Raymond: It all came together – I am Southern, and I was already doing accent work before I ever went to school. I would always mimic movies and mimic accents. I came into the industry at a time when being Southern and that Southern accent was really popular, too. After three years of learning not to do it in school, I had to do it all the time. I had an ear for that stuff. We’re doing a show right now that has a British UK accent, and we’re trying to figure out how our individual people speak and where they’re from and all those things that I absolutely nerd out on. I got out of grad school and I said, okay, “I’ve put three years into grad school. I need to at least put three years into trying to make a living at this”. Those three years have now turned into… I think I’m at seventeen. Every step of the way, it’s been, okay, I’ll try this. I’ll try Los Angeles now, and I’ll try doing this sort of thing and that sort of thing. I’ve just been lucky that every step of the way, I knew how to prepare for the opportunities. When I had those opportunities, people wanted to work with me.
Interviewer: “Yes and…” that is such a crucial thing. I feel like when you’re meant to do something, it kind of clicks. So you worked on some pretty large-scale products. What was it like getting onto those?
Raymond: A lot of that stuff is that mix that we hear so many quotes about being prepared for the opportunity when it comes. There’s a great quote outside of our rehearsal hall and it says “Rehearse like your life depends on it. Perform like you don’t care.” It is very true. You have to keep up with your skill set so that when those big auditions come in, you know how to accomplish what’s being asked of you, but you can be free enough to really bring yourself to the part. You’re not in your head.
There are tons of stories about auditioning for 30 Rock or Modern Family. I don’t really remember the auditions as much as I remember getting to do the work. Tina Fey is amazing. She’s an incredibly smart and multi-faceted producer. I loved working on Modern Family and all these things. People talk to you about coming back. Then there’s a string of celebrities who also want to be on the show. You wait in line and hope that the show doesn’t end before you get to come back. I was just telling some of the younger actors in the show that while I’ve been lucky to have representation my whole career, I’ve never rested on my laurels and waited for them to get me all my work. It’s that work ethic I learned from my parents.
I just consider my agency as another set of people who are interested in getting me out there and getting me working, but I have to do that, too. When I booked 30 Rock, casting had brought me in for a few roles on a couple of different episodes. For whatever reason, I didn’t get the parts. Then all of a sudden I got the role I really wanted on the show. When I did Black Mirror, I just got lucky with the casting director the production company chose in the US because they were opening the show up to US production because Netflix had bought it. I was living in Los Angeles at the time, and the casting director thought of me in New York and asked me to put myself on tape. Next thing I knew it was right before Thanksgiving in 2015, and I was on a plane to London to shoot Black Mirror.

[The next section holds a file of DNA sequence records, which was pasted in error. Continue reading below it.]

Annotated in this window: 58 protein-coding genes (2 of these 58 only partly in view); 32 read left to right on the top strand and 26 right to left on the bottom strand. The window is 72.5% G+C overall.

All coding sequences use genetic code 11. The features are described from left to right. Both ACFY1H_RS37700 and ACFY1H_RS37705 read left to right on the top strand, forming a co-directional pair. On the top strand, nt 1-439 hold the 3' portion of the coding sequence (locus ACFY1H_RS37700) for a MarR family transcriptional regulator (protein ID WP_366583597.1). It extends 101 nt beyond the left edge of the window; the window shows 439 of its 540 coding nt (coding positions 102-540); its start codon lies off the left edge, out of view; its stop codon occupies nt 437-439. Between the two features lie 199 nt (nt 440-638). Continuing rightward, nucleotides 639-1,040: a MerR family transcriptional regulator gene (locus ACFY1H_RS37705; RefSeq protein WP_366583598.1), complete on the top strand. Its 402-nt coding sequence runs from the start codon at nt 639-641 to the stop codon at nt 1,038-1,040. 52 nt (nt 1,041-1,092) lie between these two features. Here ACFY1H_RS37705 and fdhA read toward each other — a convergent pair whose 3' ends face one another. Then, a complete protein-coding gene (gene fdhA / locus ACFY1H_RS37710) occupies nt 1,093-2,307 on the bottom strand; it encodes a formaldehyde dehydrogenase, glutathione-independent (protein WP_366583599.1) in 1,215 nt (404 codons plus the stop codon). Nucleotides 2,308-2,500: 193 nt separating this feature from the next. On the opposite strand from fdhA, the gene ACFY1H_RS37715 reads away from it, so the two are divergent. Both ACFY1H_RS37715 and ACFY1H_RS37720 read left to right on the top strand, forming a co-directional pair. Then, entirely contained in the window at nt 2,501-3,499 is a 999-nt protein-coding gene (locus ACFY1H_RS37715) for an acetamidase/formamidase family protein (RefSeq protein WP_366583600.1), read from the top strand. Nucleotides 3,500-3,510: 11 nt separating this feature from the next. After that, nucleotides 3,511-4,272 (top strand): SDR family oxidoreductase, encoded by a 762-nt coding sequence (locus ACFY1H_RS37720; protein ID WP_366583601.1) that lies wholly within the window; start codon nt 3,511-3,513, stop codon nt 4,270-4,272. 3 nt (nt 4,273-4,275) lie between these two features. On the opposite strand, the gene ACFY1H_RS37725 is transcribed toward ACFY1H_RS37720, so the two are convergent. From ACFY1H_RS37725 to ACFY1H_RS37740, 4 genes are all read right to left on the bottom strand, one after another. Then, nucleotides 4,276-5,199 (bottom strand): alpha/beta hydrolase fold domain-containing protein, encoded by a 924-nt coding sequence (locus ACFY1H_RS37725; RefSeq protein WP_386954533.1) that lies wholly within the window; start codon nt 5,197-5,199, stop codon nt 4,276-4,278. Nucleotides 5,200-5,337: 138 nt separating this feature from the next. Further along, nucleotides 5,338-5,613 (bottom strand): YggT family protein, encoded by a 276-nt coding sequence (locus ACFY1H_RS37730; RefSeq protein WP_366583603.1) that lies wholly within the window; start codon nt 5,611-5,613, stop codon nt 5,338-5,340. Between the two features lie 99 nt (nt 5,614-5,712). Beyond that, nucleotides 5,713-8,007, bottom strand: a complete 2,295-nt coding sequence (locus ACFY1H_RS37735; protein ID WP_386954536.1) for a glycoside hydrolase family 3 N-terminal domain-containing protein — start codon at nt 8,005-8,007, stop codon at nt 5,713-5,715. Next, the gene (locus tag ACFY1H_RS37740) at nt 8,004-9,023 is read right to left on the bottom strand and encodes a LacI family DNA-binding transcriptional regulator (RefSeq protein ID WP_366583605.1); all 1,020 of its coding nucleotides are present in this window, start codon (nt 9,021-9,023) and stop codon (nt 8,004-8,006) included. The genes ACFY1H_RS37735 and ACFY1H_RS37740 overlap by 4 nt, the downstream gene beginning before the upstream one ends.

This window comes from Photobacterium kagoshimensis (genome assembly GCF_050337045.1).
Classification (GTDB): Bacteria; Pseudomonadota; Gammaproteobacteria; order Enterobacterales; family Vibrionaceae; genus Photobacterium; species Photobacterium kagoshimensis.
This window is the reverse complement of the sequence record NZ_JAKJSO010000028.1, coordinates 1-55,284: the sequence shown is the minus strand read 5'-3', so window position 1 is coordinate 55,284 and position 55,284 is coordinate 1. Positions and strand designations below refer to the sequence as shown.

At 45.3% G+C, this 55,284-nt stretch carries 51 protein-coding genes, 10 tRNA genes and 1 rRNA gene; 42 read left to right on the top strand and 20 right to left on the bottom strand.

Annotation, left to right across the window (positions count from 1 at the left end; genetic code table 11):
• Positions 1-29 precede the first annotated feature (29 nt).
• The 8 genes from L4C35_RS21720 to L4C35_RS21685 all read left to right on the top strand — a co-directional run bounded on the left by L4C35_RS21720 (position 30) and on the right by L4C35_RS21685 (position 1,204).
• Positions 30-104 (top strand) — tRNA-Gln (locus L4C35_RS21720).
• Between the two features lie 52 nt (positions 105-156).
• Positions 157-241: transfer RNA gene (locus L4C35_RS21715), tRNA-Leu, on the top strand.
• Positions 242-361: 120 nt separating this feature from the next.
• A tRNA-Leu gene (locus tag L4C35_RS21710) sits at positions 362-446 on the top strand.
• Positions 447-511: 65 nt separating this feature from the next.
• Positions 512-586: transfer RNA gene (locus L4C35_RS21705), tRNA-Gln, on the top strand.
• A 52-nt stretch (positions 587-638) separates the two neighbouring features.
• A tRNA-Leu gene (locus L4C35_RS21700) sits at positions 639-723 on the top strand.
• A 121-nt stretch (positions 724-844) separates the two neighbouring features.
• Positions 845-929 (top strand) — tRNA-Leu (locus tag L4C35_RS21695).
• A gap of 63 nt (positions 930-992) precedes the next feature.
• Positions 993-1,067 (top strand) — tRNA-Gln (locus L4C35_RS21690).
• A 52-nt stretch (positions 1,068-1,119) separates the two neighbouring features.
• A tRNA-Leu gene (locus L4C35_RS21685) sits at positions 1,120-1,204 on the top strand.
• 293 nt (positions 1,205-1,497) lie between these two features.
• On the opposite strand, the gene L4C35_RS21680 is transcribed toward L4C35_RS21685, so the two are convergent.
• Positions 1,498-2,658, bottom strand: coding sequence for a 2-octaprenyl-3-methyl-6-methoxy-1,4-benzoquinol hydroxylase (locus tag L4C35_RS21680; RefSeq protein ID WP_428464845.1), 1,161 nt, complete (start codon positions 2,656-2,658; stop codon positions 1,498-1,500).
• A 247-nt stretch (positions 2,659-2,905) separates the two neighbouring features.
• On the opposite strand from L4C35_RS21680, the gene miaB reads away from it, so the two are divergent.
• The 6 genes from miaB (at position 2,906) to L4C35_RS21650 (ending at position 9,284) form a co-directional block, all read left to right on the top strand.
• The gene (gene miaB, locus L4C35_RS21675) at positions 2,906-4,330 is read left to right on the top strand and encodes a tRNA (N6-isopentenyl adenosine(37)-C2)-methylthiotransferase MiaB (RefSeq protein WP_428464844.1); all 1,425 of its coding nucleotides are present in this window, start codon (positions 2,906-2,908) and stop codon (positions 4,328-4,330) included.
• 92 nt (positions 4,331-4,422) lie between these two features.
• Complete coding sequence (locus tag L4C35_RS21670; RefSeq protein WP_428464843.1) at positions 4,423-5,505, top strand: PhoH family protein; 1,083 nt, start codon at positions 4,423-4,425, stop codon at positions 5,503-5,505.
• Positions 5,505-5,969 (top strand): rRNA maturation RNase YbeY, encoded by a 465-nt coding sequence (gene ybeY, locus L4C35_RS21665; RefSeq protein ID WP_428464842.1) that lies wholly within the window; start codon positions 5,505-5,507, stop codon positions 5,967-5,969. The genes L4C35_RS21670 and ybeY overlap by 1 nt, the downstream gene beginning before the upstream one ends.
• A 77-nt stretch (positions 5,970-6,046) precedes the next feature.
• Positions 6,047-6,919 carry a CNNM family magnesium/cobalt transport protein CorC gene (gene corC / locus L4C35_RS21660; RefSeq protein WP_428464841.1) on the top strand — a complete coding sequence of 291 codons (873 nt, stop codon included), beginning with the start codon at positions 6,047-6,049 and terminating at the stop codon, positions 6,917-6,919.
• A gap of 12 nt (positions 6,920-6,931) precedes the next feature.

My wife is amazing. She’s a stage manager, and she gets what I do. She understands it. Luckily, we’re not in the same boat. Our families had just arrived for Thanksgiving as I was leaving to get in the car to go to the airport to fly out and everybody just rolled with it.
Interviewer: Such a great look into your career path. People are really going to enjoy this.
So how did you find yourself working with West Virginia Public Theatre this season?
Raymond: This is an example of me just not waiting for somebody to submit because I saw the role pop up on Actors Access, which is one of the casting sites. Normally I would ask my representative to submit me, and they would, but I was so excited about the part, and the dates worked out well, and Morgantown is surrounded by beautiful mountains and places to go hiking. If I can couple traveling with acting. I’m the happiest person in the world. I saw those opportunities, and I just hurried up and submitted stuff. Next thing I knew, I had a request for a monologue, and I sent that in, and then they asked me for a monologue from the show, and I sent that in. Finally I met Jerry, and I feel like we hit it off in the audition, and I was lucky to be trained by people who taught me how to really do good script analysis and all of that kind of work. So I enjoy being directed. I enjoy getting feedback from a director and making adjustments. I think that is how you know that you’ve got a good actor on your hands.
For me, that’s the work. I have my ideas. I’m approaching it. I’m trying to show you what I’ve been thinking about and put my inner life and my body into the show, and then you give me an adjustment, and hopefully together we’re going to make this amazing character in an amazing scene and all that stuff. And I could tell right away that Jerry was that kind of director. So I knew I wanted to do the project, and I was so excited when he offered it. I actually drove out from California. I took ten days, and I stopped at national parks and historic sites and all that stuff.